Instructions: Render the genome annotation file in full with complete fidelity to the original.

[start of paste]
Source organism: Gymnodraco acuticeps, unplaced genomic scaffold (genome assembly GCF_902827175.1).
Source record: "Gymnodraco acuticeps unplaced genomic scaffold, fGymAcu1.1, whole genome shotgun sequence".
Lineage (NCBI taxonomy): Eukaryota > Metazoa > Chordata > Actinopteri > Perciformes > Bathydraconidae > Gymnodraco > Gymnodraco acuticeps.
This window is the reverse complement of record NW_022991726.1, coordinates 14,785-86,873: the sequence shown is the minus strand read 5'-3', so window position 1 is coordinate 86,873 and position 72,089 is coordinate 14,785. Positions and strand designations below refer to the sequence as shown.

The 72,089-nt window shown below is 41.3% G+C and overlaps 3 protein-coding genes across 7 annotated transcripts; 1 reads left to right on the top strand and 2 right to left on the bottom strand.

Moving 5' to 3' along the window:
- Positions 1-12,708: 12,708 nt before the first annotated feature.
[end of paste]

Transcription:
Source organism: Gymnodraco acuticeps, unplaced genomic scaffold (genome assembly GCF_902827175.1).
Source record: "Gymnodraco acuticeps unplaced genomic scaffold, fGymAcu1.1, whole genome shotgun sequence".
Lineage (NCBI taxonomy): Eukaryota > Metazoa > Chordata > Actinopteri > Perciformes > Bathydraconidae > Gymnodraco > Gymnodraco acuticeps.
This window is the reverse complement of record NW_022991726.1, coordinates 14,785-86,873: the sequence shown is the minus strand read 5'-3', so window position 1 is coordinate 86,873 and position 72,089 is coordinate 14,785. Positions and strand designations below refer to the sequence as shown.

The 72,089-nt window shown below is 41.3% G+C and overlaps 3 protein-coding genes across 7 annotated transcripts; 1 reads left to right on the top strand and 2 right to left on the bottom strand.

Moving 5' to 3' along the window:
- Positions 1-12,708: 12,708 nt before the first annotated feature.